Con #1: Set-asides are usually approved at the ballot box and presented to voters in a way that ignores necessary tradeoffs.
The budget process is about balancing among parks, libraries, Muni and a host of other services and, by definition, makes tradeoffs among competing — and often equally important — priorities. Instead of asking voters whether they prefer a certain level of funding for one service or program even if it means reduced funding for other purposes, set-aside measures often simply ask voters whether they support funding for a given program. With these tradeoffs invisible, voters naturally will be inclined to support funding for most programs. When these single-choice priorities accumulate over the years, as they have in San Francisco, we end up with a two-tier system consisting of the top tier that receives some special set-aside, while the second tier fights to a slow death for declining resources.
Con #2: The growth in the use of set-asides undermines representative democracy.
While there are many reasons to be frustrated with the standard budget system, the “solution” of set-asides actually worsens the problem by reducing choice and flexibility.
Proponents argue that set-asides take away the ability of politicians to reduce “important” programs during difficult times. This is exactly the problem. We should want decision makers to have the most complete range of choices possible during thin times in order to make the best possible choices. For example, San Francisco’s set-asides for parks and libraries may require inappropriate and unnecessary levels of funding during a time when all choices should be on the table. When faced with a budget deficit, it might be appropriate for the City to reduce funding for parks while maintaining or increasing funding for health.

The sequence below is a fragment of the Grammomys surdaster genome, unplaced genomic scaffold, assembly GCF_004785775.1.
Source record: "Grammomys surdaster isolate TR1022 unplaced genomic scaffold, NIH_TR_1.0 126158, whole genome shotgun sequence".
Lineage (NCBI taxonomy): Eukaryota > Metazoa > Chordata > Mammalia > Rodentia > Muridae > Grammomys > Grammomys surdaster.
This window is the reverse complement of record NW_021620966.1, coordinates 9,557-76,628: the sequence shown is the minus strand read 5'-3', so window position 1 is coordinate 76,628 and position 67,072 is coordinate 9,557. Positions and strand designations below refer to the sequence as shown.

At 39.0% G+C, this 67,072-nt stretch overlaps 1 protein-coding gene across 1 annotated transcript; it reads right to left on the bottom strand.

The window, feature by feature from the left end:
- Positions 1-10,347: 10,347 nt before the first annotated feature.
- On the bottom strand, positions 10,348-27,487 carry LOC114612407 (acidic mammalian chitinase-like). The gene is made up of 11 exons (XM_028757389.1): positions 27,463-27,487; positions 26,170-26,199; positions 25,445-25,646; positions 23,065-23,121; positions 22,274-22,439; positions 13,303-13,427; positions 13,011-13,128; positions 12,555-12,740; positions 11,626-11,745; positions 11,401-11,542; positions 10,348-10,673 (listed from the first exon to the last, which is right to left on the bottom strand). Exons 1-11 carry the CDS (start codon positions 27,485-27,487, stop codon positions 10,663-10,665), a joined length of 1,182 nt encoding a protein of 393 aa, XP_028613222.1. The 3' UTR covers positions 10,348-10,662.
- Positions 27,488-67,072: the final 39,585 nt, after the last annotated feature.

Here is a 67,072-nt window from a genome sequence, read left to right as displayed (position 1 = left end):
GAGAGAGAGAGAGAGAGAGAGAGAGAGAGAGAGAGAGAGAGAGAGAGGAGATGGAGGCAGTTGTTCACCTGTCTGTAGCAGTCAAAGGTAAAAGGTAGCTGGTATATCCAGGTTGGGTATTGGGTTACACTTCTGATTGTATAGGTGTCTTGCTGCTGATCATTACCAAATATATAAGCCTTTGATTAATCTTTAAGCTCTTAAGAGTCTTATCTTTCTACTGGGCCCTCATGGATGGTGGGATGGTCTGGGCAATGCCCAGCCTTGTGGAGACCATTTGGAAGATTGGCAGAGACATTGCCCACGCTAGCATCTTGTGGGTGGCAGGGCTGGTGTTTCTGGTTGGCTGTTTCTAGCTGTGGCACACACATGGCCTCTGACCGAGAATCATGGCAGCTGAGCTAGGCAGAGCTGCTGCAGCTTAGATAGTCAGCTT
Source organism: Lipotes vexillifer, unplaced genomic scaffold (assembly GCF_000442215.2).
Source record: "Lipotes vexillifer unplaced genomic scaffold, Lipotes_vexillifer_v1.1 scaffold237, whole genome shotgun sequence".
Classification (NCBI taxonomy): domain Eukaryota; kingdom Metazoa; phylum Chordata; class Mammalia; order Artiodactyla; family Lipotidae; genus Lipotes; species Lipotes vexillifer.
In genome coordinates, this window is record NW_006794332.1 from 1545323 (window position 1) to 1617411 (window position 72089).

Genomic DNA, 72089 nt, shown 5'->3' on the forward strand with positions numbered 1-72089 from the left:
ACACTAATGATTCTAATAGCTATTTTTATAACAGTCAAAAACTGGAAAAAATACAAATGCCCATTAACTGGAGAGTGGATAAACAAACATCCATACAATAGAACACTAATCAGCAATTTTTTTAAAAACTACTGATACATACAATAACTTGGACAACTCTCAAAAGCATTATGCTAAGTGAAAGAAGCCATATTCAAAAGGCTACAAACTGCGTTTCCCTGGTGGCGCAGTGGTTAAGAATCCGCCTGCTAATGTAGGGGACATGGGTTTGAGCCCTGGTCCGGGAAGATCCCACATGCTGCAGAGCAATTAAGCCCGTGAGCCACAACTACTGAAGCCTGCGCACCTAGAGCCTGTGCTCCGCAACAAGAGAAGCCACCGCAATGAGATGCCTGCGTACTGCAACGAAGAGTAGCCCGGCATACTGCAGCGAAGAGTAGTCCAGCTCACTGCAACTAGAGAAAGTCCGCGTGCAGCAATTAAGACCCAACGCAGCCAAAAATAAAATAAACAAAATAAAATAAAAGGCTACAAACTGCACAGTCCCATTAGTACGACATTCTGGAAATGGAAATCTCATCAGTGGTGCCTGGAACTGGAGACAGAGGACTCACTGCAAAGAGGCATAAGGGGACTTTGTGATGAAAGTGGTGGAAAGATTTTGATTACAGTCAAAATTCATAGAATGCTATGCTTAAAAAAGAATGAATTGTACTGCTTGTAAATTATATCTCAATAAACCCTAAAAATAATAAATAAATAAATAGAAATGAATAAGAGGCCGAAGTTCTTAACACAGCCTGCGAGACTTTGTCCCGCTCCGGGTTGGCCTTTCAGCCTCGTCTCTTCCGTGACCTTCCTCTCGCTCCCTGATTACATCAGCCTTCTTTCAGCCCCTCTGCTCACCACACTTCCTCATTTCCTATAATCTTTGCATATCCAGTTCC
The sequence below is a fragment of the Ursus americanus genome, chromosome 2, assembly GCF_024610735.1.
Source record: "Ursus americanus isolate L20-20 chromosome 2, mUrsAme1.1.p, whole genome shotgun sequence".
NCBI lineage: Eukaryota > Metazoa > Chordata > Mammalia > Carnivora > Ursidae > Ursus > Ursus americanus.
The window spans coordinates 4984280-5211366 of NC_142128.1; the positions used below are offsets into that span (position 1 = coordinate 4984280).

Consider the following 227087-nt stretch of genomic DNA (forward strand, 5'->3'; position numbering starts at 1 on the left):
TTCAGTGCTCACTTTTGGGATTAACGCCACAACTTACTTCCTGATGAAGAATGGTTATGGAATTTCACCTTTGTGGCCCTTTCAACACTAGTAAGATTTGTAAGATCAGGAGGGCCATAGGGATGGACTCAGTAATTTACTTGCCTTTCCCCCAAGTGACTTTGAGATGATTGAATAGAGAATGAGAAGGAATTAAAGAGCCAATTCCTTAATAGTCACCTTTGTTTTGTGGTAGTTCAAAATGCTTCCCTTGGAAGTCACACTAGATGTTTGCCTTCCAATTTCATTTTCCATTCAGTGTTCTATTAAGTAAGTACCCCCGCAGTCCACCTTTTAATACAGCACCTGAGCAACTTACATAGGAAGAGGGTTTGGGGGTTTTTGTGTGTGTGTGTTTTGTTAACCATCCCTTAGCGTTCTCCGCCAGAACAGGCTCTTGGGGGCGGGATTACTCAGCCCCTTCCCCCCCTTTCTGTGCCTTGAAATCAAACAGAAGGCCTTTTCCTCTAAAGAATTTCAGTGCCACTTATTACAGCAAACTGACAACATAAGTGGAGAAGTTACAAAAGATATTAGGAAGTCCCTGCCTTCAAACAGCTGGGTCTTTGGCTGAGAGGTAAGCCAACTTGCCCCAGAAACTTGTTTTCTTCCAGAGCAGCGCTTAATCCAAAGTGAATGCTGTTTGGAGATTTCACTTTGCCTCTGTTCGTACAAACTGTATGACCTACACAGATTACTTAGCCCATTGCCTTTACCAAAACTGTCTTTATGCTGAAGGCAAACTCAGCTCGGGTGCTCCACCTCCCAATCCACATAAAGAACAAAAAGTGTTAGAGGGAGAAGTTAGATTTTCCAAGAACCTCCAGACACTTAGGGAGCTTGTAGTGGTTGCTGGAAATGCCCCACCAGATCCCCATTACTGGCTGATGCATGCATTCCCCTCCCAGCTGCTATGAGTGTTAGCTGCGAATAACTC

Another common argument in favor of set-asides is that they give strength to political causes or uses that are less popular. This is, on its face, wrong: Only well represented public services or interest groups have the ability to win the votes necessary to create a set-aside in the first place.
Con #3: Set-aside amounts are disconnected from the need or demand for service.
For example, use of parking meters by car drivers does not reflect the demand for transit, which is funded by the parking meters. Fixing set-asides as a specific amount or baseline similarly disconnects need from support. For example, if children’s services receive funding as an increase each year from a baseline, that is disconnected from the actual number of children served and the level of service needed.
Con #4: Set-asides do not guarantee an improvement in quality of service.